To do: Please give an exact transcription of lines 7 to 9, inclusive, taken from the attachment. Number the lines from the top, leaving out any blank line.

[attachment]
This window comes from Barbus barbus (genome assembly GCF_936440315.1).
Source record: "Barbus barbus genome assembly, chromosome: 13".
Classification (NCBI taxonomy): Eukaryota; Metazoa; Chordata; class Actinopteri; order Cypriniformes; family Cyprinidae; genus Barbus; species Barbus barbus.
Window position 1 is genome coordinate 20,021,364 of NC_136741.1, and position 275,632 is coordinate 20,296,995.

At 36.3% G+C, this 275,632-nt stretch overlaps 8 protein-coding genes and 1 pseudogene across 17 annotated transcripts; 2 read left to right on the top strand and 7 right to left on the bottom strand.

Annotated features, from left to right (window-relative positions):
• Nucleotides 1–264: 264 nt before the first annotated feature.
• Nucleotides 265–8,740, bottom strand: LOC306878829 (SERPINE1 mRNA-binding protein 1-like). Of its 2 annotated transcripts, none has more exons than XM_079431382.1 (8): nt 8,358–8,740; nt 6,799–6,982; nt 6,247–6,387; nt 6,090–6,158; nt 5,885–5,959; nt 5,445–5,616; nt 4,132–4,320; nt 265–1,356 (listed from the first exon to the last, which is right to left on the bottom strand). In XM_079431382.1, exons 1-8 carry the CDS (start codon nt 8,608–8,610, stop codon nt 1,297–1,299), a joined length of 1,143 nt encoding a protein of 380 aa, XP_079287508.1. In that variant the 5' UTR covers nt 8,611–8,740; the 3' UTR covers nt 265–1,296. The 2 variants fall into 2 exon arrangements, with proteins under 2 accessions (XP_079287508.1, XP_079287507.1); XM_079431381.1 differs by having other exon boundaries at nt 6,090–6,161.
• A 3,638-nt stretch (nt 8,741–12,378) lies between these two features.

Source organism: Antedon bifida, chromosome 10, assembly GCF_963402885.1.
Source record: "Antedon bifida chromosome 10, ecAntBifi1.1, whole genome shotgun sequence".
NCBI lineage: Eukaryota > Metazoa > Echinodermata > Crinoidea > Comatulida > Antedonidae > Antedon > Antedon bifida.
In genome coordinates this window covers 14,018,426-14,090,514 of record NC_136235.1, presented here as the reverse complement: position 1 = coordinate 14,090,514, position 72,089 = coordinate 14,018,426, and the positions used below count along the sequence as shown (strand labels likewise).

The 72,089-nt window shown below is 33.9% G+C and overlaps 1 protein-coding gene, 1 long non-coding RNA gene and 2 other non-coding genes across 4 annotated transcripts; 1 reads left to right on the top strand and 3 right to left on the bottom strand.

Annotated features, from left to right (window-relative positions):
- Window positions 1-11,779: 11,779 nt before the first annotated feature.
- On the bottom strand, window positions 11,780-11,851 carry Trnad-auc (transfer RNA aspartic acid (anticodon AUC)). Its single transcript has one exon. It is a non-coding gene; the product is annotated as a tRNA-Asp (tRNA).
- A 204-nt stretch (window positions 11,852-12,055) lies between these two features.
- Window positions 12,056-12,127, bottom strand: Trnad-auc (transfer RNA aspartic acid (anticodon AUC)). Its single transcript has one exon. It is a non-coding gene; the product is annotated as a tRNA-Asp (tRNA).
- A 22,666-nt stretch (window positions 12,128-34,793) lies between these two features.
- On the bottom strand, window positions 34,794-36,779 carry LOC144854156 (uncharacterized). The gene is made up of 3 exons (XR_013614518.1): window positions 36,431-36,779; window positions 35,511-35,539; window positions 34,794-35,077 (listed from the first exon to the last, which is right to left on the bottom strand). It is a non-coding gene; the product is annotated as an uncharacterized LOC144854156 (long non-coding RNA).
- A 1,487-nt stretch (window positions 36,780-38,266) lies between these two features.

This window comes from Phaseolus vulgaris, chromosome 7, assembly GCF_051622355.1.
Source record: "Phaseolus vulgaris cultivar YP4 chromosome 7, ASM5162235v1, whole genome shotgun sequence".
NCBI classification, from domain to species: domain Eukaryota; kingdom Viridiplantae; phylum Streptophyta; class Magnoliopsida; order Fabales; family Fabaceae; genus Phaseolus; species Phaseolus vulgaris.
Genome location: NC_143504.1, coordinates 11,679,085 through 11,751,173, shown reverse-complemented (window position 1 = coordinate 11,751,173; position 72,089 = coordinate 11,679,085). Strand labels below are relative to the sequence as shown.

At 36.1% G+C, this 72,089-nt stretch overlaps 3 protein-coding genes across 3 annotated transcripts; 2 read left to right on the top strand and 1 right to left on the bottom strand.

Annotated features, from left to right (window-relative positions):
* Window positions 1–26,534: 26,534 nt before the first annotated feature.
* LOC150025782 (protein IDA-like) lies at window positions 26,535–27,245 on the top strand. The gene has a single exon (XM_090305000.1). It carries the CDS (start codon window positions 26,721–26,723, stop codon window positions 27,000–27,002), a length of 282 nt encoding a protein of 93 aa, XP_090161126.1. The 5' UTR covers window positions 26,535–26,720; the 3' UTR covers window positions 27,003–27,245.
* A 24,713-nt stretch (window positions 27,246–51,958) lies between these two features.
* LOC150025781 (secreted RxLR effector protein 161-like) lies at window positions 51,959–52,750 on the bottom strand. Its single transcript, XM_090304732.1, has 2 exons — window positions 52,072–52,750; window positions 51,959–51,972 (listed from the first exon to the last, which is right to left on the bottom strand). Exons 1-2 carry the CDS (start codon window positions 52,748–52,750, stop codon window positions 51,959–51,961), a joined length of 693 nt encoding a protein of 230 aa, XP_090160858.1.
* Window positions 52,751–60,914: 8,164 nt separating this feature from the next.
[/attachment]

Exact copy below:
• Nucleotides 1–264: 264 nt before the first annotated feature.
• Nucleotides 265–8,740, bottom strand: LOC306878829 (SERPINE1 mRNA-binding protein 1-like). Of its 2 annotated transcripts, none has more exons than XM_079431382.1 (8): nt 8,358–8,740; nt 6,799–6,982; nt 6,247–6,387; nt 6,090–6,158; nt 5,885–5,959; nt 5,445–5,616; nt 4,132–4,320; nt 265–1,356 (listed from the first exon to the last, which is right to left on the bottom strand). In XM_079431382.1, exons 1-8 carry the CDS (start codon nt 8,608–8,610, stop codon nt 1,297–1,299), a joined length of 1,143 nt encoding a protein of 380 aa, XP_079287508.1. In that variant the 5' UTR covers nt 8,611–8,740; the 3' UTR covers nt 265–1,296. The 2 variants fall into 2 exon arrangements, with proteins under 2 accessions (XP_079287508.1, XP_079287507.1); XM_079431381.1 differs by having other exon boundaries at nt 6,090–6,161.
• A 3,638-nt stretch (nt 8,741–12,378) lies between these two features.